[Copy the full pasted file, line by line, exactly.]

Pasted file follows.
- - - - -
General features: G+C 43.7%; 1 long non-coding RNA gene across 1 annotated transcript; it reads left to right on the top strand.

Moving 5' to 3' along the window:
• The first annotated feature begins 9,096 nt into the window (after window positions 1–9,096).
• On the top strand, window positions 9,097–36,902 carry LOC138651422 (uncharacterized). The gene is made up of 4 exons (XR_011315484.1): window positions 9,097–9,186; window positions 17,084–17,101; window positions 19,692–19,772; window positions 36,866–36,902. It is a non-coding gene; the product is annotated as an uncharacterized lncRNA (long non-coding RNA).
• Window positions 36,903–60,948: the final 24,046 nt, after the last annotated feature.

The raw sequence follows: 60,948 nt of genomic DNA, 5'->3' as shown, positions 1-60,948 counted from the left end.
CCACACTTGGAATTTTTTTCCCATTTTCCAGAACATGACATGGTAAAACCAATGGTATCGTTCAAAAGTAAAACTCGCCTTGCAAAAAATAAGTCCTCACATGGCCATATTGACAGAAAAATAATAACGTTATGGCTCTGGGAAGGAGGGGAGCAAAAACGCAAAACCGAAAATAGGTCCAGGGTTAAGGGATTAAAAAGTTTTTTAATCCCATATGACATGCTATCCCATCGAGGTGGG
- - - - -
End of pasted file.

General features: G+C 43.7%; 1 long non-coding RNA gene across 1 annotated transcript; it reads left to right on the top strand.

Moving 5' to 3' along the window:
• The first annotated feature begins 9,096 nt into the window (after window positions 1–9,096).
• On the top strand, window positions 9,097–36,902 carry LOC138651422 (uncharacterized). The gene is made up of 4 exons (XR_011315484.1): window positions 9,097–9,186; window positions 17,084–17,101; window positions 19,692–19,772; window positions 36,866–36,902. It is a non-coding gene; the product is annotated as an uncharacterized lncRNA (long non-coding RNA).
• Window positions 36,903–60,948: the final 24,046 nt, after the last annotated feature.

The raw sequence follows: 60,948 nt of genomic DNA, 5'->3' as shown, positions 1-60,948 counted from the left end.
CCACACTTGGAATTTTTTTCCCATTTTCCAGAACATGACATGGTAAAACCAATGGTATCGTTCAAAAGTAAAACTCGCCTTGCAAAAAATAAGTCCTCACATGGCCATATTGACAGAAAAATAATAACGTTATGGCTCTGGGAAGGAGGGGAGCAAAAACGCAAAACCGAAAATAGGTCCAGGGTTAAGGGATTAAAAAGTTTTTTAATCCCATATGACATGCTATCCCATCGAGGTGGG